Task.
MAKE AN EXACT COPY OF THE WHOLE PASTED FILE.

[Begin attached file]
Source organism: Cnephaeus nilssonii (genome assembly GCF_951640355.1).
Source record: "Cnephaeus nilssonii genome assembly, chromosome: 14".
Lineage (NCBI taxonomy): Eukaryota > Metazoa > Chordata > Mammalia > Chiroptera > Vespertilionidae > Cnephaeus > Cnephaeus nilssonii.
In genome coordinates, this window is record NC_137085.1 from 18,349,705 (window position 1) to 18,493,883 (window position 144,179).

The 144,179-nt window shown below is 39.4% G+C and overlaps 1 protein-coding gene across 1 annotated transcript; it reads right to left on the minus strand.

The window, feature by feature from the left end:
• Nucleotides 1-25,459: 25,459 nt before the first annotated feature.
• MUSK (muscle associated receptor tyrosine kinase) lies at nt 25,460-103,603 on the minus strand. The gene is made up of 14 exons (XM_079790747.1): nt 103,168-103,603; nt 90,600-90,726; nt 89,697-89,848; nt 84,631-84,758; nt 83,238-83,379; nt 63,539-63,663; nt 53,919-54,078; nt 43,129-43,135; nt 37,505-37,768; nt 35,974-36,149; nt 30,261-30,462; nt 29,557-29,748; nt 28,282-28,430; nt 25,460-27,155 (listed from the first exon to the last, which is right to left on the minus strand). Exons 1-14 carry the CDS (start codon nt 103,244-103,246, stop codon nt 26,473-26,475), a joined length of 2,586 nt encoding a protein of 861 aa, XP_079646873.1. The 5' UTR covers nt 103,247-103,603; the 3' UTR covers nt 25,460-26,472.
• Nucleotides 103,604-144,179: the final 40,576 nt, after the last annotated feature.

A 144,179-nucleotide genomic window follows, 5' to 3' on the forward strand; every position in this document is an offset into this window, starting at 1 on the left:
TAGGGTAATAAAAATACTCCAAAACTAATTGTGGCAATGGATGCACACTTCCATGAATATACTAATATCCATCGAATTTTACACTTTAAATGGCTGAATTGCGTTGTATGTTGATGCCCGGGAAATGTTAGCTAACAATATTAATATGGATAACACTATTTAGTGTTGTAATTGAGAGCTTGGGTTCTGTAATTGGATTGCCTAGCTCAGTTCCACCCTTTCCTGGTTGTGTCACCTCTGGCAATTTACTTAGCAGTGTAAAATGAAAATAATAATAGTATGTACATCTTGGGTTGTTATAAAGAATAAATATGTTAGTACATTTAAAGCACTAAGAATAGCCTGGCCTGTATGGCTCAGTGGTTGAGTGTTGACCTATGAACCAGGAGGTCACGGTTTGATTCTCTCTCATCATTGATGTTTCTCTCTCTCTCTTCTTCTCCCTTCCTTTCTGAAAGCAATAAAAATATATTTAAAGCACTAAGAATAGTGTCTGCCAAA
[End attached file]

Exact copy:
Source organism: Cnephaeus nilssonii (genome assembly GCF_951640355.1).
Source record: "Cnephaeus nilssonii genome assembly, chromosome: 14".
Lineage (NCBI taxonomy): Eukaryota > Metazoa > Chordata > Mammalia > Chiroptera > Vespertilionidae > Cnephaeus > Cnephaeus nilssonii.
In genome coordinates, this window is record NC_137085.1 from 18,349,705 (window position 1) to 18,493,883 (window position 144,179).

The 144,179-nt window shown below is 39.4% G+C and overlaps 1 protein-coding gene across 1 annotated transcript; it reads right to left on the minus strand.

The window, feature by feature from the left end:
• Nucleotides 1-25,459: 25,459 nt before the first annotated feature.
• MUSK (muscle associated receptor tyrosine kinase) lies at nt 25,460-103,603 on the minus strand. The gene is made up of 14 exons (XM_079790747.1): nt 103,168-103,603; nt 90,600-90,726; nt 89,697-89,848; nt 84,631-84,758; nt 83,238-83,379; nt 63,539-63,663; nt 53,919-54,078; nt 43,129-43,135; nt 37,505-37,768; nt 35,974-36,149; nt 30,261-30,462; nt 29,557-29,748; nt 28,282-28,430; nt 25,460-27,155 (listed from the first exon to the last, which is right to left on the minus strand). Exons 1-14 carry the CDS (start codon nt 103,244-103,246, stop codon nt 26,473-26,475), a joined length of 2,586 nt encoding a protein of 861 aa, XP_079646873.1. The 5' UTR covers nt 103,247-103,603; the 3' UTR covers nt 25,460-26,472.
• Nucleotides 103,604-144,179: the final 40,576 nt, after the last annotated feature.

A 144,179-nucleotide genomic window follows, 5' to 3' on the forward strand; every position in this document is an offset into this window, starting at 1 on the left:
TAGGGTAATAAAAATACTCCAAAACTAATTGTGGCAATGGATGCACACTTCCATGAATATACTAATATCCATCGAATTTTACACTTTAAATGGCTGAATTGCGTTGTATGTTGATGCCCGGGAAATGTTAGCTAACAATATTAATATGGATAACACTATTTAGTGTTGTAATTGAGAGCTTGGGTTCTGTAATTGGATTGCCTAGCTCAGTTCCACCCTTTCCTGGTTGTGTCACCTCTGGCAATTTACTTAGCAGTGTAAAATGAAAATAATAATAGTATGTACATCTTGGGTTGTTATAAAGAATAAATATGTTAGTACATTTAAAGCACTAAGAATAGCCTGGCCTGTATGGCTCAGTGGTTGAGTGTTGACCTATGAACCAGGAGGTCACGGTTTGATTCTCTCTCATCATTGATGTTTCTCTCTCTCTCTTCTTCTCCCTTCCTTTCTGAAAGCAATAAAAATATATTTAAAGCACTAAGAATAGTGTCTGCCAAA